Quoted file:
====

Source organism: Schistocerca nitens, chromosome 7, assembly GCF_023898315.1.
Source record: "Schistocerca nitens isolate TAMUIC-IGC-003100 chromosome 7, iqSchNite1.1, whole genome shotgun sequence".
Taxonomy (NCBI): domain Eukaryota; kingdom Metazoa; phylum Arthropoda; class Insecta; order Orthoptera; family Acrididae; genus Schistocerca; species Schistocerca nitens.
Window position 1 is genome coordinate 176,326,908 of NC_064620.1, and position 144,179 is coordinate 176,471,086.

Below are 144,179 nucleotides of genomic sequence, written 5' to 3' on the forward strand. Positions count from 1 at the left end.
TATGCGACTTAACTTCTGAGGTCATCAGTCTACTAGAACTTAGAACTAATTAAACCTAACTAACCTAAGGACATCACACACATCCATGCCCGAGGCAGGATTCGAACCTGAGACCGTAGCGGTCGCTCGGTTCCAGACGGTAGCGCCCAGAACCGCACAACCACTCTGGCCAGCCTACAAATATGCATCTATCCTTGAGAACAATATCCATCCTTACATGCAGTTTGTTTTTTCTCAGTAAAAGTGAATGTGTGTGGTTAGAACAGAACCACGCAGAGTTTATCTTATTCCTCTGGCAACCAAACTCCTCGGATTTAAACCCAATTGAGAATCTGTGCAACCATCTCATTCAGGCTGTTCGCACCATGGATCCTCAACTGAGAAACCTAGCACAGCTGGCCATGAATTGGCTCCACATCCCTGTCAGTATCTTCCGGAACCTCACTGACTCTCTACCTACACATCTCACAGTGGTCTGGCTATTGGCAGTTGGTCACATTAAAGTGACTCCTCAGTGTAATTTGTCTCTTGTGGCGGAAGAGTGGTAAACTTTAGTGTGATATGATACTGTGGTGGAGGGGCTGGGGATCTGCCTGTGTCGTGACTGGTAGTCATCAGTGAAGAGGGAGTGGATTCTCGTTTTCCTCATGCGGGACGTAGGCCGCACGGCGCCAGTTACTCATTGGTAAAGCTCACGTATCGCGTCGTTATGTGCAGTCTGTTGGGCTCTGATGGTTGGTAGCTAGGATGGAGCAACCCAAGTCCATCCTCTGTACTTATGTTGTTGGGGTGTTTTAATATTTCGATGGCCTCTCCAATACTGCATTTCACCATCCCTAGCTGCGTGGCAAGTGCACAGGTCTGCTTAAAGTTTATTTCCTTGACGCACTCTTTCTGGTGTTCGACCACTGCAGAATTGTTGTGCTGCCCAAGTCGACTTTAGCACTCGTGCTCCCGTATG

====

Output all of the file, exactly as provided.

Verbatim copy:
Source organism: Schistocerca nitens, chromosome 7, assembly GCF_023898315.1.
Source record: "Schistocerca nitens isolate TAMUIC-IGC-003100 chromosome 7, iqSchNite1.1, whole genome shotgun sequence".
Taxonomy (NCBI): domain Eukaryota; kingdom Metazoa; phylum Arthropoda; class Insecta; order Orthoptera; family Acrididae; genus Schistocerca; species Schistocerca nitens.
Window position 1 is genome coordinate 176,326,908 of NC_064620.1, and position 144,179 is coordinate 176,471,086.

Below are 144,179 nucleotides of genomic sequence, written 5' to 3' on the forward strand. Positions count from 1 at the left end.
TATGCGACTTAACTTCTGAGGTCATCAGTCTACTAGAACTTAGAACTAATTAAACCTAACTAACCTAAGGACATCACACACATCCATGCCCGAGGCAGGATTCGAACCTGAGACCGTAGCGGTCGCTCGGTTCCAGACGGTAGCGCCCAGAACCGCACAACCACTCTGGCCAGCCTACAAATATGCATCTATCCTTGAGAACAATATCCATCCTTACATGCAGTTTGTTTTTTCTCAGTAAAAGTGAATGTGTGTGGTTAGAACAGAACCACGCAGAGTTTATCTTATTCCTCTGGCAACCAAACTCCTCGGATTTAAACCCAATTGAGAATCTGTGCAACCATCTCATTCAGGCTGTTCGCACCATGGATCCTCAACTGAGAAACCTAGCACAGCTGGCCATGAATTGGCTCCACATCCCTGTCAGTATCTTCCGGAACCTCACTGACTCTCTACCTACACATCTCACAGTGGTCTGGCTATTGGCAGTTGGTCACATTAAAGTGACTCCTCAGTGTAATTTGTCTCTTGTGGCGGAAGAGTGGTAAACTTTAGTGTGATATGATACTGTGGTGGAGGGGCTGGGGATCTGCCTGTGTCGTGACTGGTAGTCATCAGTGAAGAGGGAGTGGATTCTCGTTTTCCTCATGCGGGACGTAGGCCGCACGGCGCCAGTTACTCATTGGTAAAGCTCACGTATCGCGTCGTTATGTGCAGTCTGTTGGGCTCTGATGGTTGGTAGCTAGGATGGAGCAACCCAAGTCCATCCTCTGTACTTATGTTGTTGGGGTGTTTTAATATTTCGATGGCCTCTCCAATACTGCATTTCACCATCCCTAGCTGCGTGGCAAGTGCACAGGTCTGCTTAAAGTTTATTTCCTTGACGCACTCTTTCTGGTGTTCGACCACTGCAGAATTGTTGTGCTGCCCAAGTCGACTTTAGCACTCGTGCTCCCGTATG